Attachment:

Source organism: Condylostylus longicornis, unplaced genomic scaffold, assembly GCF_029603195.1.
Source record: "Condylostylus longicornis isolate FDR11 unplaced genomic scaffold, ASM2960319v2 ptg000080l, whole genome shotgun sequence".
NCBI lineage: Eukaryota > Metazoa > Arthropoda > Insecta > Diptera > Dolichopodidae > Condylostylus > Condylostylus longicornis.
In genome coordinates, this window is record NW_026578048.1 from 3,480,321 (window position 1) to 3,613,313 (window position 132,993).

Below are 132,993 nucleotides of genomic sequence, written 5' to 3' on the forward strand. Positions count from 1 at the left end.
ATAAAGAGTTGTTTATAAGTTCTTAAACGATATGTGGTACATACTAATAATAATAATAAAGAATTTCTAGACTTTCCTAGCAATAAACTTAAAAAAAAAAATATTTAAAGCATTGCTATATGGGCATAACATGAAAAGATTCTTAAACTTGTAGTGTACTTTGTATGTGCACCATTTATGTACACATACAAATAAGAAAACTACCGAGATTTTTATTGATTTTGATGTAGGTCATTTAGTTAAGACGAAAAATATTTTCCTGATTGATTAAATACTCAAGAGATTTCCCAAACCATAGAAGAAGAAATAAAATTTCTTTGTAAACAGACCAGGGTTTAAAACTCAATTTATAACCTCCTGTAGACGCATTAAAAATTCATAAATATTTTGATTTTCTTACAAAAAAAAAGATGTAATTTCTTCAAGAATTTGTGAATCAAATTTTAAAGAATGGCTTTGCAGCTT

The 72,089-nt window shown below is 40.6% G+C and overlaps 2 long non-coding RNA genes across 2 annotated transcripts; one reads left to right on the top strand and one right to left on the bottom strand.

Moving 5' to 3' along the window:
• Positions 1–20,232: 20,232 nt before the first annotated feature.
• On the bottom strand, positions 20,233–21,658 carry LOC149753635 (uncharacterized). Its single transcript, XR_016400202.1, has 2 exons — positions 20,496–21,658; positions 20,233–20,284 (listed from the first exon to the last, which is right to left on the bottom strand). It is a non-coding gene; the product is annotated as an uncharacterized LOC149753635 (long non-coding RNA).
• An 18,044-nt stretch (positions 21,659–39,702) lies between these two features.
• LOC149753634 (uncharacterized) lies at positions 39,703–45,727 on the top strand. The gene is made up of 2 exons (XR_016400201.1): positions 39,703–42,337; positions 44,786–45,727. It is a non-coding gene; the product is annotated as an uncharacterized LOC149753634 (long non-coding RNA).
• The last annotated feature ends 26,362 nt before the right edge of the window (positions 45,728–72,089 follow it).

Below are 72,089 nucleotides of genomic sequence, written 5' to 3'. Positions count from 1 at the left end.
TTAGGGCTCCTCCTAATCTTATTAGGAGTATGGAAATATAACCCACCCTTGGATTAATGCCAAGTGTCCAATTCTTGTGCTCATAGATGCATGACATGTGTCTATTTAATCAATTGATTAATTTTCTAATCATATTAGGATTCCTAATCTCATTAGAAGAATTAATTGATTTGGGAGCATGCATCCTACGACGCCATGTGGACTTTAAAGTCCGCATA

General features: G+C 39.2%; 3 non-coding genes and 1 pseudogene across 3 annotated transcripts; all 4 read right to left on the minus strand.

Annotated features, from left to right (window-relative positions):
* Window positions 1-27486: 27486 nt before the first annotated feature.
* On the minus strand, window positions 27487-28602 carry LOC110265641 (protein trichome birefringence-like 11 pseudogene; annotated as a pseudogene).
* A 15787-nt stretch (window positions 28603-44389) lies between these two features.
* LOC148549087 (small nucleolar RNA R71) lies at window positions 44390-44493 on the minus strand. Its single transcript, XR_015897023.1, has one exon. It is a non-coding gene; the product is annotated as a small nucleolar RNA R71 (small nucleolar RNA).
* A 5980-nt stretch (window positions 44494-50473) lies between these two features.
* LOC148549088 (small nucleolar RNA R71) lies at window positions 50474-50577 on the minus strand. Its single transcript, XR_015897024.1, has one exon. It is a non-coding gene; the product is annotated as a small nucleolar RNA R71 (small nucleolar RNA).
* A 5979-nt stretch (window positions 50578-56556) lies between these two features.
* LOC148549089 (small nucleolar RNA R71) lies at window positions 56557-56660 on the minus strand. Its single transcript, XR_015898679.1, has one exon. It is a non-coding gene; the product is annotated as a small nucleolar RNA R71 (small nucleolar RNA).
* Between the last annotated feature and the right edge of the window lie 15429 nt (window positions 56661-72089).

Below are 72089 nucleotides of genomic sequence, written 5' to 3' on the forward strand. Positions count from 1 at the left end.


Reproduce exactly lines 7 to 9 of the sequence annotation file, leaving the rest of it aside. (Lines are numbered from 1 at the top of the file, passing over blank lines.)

The 72,089-nt window shown below is 40.6% G+C and overlaps 2 long non-coding RNA genes across 2 annotated transcripts; one reads left to right on the top strand and one right to left on the bottom strand.

Moving 5' to 3' along the window:
• Positions 1–20,232: 20,232 nt before the first annotated feature.